Skeletal anabolism, PTH, and the bone–vascular axis


  • Dwight A Towler

    Corresponding author
    1. Department of Medicine/Endocrine Division, Washington University in St. Louis, St. Louis, MO, USA
    • Washington University Medical Center, Internal Medicine–Endocrine/Metabolism, Campus Box 8127, 660 South Euclid Avenue, St. Louis, MO 63110, USA.
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  • This is a Commentary on Prisby et al. (J Bone Mineral Res. 2011;26:2583–2596. DOI: 10.1002/jbmr.459).

Bone formation never occurs without vascular interactions.1–3 This obvious and simple statement of biological fact does not do justice to the physiological and pharmacological implications of the relationship. The vasculature is, of course, the conduit for calcium phosphate and nutrient exchange between bone and the rest of the body; this is relevant not only to the rapid mobilization of skeletal calcium when urgently needed4 but also to the delivery of metabolic substrate to the basic multicellular unit (BMU) for bone-forming osteoblast functions.5 However, the vasculature also provides the sustentacular niche for osteoblast progenitors,6 and is the conduit for egress of bone marrow-derived formed elements from the osteoblast-regulated hematopoietic niche.7 Indeed, Ignarro and colleagues8 have coupled parathyroid hormone (PTH)-mediated bone anabolism with granulocyte colony stimulating factor (G-CSF) treatment as a strategy to mobilize endothelial progenitor cells (ePCs) and enhance ischemic limb recovery in mice. Surprisingly, the inextricable interdependence of vascular physiology, skeletogenesis, bone remodeling, and mineral metabolism has escaped widespread appreciation until very recently. Studies by Clemens et al.9 established that the constitutive elaboration of vascular endothelial growth factor A (VEGF) by osteoblasts increases bone formation via mechanisms that require expansion of skeletal vascularity. They went on to show that pharmacologic augmentation of endogenous skeletal VEGF production accelerates skeletal repair during distraction osteogenesis.10 Exogenous VEGF implants exhibit similar properties in critical bone defects.11 However, the regulation of bone vascular biology and anatomy in response to metabolic, morphogenetic, mechanical, inflammatory, and endocrine cues is very poorly understood. A fundamental understanding of bone–vascular interactions will be necessary to develop new strategies that safely and efficaciously enhance bone formation in the settings of malignancy, fracture nonunion, the open epiphyses of childhood, and the arteriosclerotic vasculopathy of diabetes, uremia, rheumatoid arthritis, and advanced age.

In this issue of the Journal,12 Prisby, Lafage-Proust, and colleagues12 address this important unmet scientific need by examining the regulation of long bone vasculature by PTH, the prototypic osteoanabolic hormone, in growing rats. PTH dosing transiently upregulates VEGF expression in bone followed by subsequent increases in bone formation and bone mass. The skeletal anabolic response to PTH is fully dependent upon intact VEGF signaling; PTH-induced increases in the key histomorphometric indices of osteoblast synthetic function and numbers—and accompanying improvements in trabecular bone mass and architecture—were all inhibited by administration of a VEGF-neutralizing antibody. Anti-VEGF treatment also inhibited PTH induction of Neuropilin1 and Neuropilin2, two key VEGF coreceptors that enhance endothelial sprouting and migration in response to matrix-bound VEGF isoforms liberated with matrix turnover.13 Intriguingly, bone vessel density was not increased by PTH administration;12 in fact, bone vessel density was decreased as assessed by synchrotron radiation microCT analysis, paralleling changes in trabecular osteoclast numbers.12 Of note, this response is remarkably different from the bone anabolic responses elicited by genetically induced, sustained osteoblast VEGF secretion;9 bone anabolic responses arising from unrestrained paracrine VEGF signaling markedly increases vessel density.9 The investigators' painstakingly detailed histomorphometric analyses demonstrated that PTH treatment reduced the distance between capillaries or small arterioles (<29-micron diameter) and the osteoid surface of the BMU.12 However, PTH did not change the spatial relationships for larger vessels (>100-micron diameter). Additionally, no PTH-induced differences were noted in the proximity of vessels of any diameter to bone trabeculae in general, highlighting the specific reorientation of microvessels toward sites of new bone formation.12 Thus, the authors conclude that intermittent PTH exerts bone anabolism via VEGF-dependent mechanisms that do not involve changes in skeletal vascular mass.12 Rather, intermittent PTH dosing regulates the spatial relationships between the anabolic BMU and the microvasculature, localizing capillaries near sites of new bone formation as necessary for bone mass accrual.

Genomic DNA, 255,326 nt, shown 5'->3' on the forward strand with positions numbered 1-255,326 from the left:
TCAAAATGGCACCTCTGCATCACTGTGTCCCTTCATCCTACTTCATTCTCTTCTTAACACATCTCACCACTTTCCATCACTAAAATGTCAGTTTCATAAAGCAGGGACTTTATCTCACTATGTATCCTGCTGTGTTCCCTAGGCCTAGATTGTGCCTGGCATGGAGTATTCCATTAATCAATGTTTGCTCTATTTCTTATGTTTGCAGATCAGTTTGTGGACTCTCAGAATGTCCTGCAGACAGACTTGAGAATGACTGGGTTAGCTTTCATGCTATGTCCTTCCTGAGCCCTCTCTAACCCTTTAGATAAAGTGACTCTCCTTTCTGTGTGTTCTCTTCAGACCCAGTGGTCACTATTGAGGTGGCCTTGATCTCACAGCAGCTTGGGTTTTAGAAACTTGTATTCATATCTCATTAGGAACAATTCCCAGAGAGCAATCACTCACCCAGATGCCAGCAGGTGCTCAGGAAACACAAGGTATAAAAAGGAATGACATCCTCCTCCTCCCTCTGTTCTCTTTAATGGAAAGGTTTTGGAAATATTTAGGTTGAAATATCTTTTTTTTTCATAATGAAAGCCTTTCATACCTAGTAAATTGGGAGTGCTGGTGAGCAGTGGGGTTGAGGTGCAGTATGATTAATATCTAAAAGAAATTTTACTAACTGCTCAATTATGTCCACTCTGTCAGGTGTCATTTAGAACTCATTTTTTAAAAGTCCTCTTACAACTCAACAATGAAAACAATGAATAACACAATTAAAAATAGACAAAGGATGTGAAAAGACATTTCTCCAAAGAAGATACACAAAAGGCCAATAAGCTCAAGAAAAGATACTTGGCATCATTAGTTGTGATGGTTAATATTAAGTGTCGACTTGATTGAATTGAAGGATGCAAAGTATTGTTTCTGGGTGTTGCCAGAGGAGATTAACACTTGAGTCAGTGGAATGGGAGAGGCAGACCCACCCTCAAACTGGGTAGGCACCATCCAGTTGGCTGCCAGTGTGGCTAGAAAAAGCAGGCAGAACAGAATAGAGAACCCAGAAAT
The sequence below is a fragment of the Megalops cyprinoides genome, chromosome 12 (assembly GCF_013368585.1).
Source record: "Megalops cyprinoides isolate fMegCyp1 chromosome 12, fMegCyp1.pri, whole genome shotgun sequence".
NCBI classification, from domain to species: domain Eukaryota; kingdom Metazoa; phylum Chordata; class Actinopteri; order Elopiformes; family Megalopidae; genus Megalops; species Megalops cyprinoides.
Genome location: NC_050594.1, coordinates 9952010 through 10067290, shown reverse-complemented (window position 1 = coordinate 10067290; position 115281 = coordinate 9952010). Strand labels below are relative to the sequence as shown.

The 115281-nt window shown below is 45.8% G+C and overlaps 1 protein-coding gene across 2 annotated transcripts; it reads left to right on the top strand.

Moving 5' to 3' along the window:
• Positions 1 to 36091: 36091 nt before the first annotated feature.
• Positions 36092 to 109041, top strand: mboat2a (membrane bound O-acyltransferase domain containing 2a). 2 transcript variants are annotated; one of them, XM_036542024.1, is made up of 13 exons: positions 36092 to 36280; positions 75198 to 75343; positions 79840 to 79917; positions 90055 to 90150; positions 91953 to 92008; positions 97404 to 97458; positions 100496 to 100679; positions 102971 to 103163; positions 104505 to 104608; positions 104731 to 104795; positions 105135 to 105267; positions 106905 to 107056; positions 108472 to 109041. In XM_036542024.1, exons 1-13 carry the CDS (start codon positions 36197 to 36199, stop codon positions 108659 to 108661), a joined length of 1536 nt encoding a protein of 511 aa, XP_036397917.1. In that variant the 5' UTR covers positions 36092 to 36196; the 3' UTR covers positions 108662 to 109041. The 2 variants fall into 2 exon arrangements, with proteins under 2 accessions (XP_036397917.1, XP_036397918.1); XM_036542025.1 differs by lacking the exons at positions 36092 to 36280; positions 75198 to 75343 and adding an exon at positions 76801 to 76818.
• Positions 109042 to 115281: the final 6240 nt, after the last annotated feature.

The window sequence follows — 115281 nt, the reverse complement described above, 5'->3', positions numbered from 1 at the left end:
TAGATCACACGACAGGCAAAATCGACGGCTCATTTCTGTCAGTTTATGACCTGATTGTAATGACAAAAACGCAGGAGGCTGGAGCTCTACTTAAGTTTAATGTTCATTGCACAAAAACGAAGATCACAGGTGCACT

Why is this manuscript so significant? Firstly, the ingenious combination of barium sulfate perfusion with Goldner trichrome staining and digital image analysis of tibial plastic sections is a technical advance that should not go unheralded. As such, the authors' approach transforms and elevates our expectations for state-of-the-art histomorphometric phenotyping of bone anabolic responses. This unparalleled, quantitatively robust analysis of bone vascular anatomy and its regulation by PTH has provided truly novel insights into how anabolic signals control and coordinate bone mass accrual via VEGF signaling in the bone–vascular axis.14 As a transient osteoblast VEGF “secretagogue,” the endocrine actions of circulating PTH pulses12 may now be seen to help maintain BMU–microvascular proximity via VEGF paracrine signals that sustain osteoblast synthetic functions. However, although pharmacological proof-of-concept is in hand,12 the impact of endogenous endocrine PTH activity on osteoblast VEGF expression and BMU–bone microvascular alignment has yet to be examined. Nevertheless, this new biology is important to consider in the clinic—particularly so in the setting of end-stage renal disease where uremia-induced PTH resistance, aggressive parathyroidectomy, and/or calcitriol dosing can interact to iatrogenically induce a devastating low turnover mineral and bone disorder.15 Moreover, because inhibitors of VEGF signaling are increasingly utilized for treatment of malignancy,16 significant potential exists for inducing low turnover bone disease in this setting as well via perturbation of the bone–vascular axis relationship. Of note, aminobisphosphonates potently inhibit angiogenesis and endothelial cell (EC) migration;17 thus, alterations in the bone–vascular axis may explain in part the blunting of trabecular bone anabolic responses to PTH treatment when aminobisphosphonates are coadministered.18